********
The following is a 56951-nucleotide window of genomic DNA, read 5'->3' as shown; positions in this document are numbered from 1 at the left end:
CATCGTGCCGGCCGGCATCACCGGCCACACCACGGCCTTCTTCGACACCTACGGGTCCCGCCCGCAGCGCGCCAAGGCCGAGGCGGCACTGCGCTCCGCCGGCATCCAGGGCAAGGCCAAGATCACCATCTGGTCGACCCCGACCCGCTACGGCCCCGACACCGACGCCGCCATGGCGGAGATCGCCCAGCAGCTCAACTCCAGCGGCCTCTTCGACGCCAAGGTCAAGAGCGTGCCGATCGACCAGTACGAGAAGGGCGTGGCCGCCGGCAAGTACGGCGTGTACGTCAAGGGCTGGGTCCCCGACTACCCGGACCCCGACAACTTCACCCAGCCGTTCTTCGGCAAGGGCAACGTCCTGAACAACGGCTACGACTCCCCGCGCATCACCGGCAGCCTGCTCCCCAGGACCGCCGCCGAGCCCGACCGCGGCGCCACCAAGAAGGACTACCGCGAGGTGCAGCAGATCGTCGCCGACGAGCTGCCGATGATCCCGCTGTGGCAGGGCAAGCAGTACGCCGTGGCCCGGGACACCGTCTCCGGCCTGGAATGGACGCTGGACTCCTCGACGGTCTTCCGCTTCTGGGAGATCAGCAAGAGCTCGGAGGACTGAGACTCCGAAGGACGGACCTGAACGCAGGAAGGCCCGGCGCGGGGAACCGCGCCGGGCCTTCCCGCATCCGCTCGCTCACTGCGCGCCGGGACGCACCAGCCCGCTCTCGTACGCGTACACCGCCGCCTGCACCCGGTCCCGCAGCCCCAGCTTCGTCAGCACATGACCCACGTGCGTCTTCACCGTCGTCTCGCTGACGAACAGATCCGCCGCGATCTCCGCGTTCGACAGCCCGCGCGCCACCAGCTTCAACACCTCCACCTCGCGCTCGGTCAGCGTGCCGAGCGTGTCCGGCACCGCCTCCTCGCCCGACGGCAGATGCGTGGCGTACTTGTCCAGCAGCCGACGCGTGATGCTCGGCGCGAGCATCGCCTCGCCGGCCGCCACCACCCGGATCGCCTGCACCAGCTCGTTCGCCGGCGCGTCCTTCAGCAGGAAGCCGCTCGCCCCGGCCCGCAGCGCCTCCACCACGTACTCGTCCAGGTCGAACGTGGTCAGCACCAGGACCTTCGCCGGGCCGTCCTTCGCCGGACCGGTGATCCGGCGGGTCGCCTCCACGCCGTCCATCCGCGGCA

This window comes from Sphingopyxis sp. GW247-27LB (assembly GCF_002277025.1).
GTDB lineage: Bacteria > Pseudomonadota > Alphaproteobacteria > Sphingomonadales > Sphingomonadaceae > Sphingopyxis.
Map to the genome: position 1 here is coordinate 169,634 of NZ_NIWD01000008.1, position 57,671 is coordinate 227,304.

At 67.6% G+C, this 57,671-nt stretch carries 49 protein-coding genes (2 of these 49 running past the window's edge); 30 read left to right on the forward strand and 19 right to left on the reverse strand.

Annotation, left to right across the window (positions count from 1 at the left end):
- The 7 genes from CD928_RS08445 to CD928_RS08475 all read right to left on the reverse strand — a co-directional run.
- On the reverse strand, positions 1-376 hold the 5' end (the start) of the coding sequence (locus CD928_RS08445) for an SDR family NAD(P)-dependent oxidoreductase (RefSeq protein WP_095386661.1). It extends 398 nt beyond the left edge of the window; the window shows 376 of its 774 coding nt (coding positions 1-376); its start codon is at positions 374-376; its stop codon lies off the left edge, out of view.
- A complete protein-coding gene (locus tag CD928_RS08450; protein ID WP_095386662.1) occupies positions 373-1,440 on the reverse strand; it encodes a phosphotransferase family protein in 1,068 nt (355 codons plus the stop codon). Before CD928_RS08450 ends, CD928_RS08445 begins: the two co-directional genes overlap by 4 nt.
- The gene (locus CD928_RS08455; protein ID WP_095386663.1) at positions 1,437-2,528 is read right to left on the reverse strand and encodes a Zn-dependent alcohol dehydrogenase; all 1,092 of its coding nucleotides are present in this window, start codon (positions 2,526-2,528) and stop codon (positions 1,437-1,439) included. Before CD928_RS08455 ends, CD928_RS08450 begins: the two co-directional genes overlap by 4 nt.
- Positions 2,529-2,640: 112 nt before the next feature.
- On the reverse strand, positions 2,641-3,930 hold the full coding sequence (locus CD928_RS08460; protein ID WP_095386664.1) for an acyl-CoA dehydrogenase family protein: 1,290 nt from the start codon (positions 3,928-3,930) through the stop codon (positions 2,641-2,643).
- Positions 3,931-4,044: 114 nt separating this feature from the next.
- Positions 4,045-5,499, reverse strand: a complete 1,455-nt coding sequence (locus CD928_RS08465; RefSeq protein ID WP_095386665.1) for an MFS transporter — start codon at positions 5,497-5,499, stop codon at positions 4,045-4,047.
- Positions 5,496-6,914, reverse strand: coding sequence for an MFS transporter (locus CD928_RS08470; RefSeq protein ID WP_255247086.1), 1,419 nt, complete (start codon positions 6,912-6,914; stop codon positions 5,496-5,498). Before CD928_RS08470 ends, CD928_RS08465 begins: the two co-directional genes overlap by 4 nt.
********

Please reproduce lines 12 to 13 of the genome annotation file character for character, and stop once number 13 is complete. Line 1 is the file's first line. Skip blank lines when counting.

- Positions 2,529-2,640: 112 nt before the next feature.
- On the reverse strand, positions 2,641-3,930 hold the full coding sequence (locus CD928_RS08460; protein ID WP_095386664.1) for an acyl-CoA dehydrogenase family protein: 1,290 nt from the start codon (positions 3,928-3,930) through the stop codon (positions 2,641-2,643).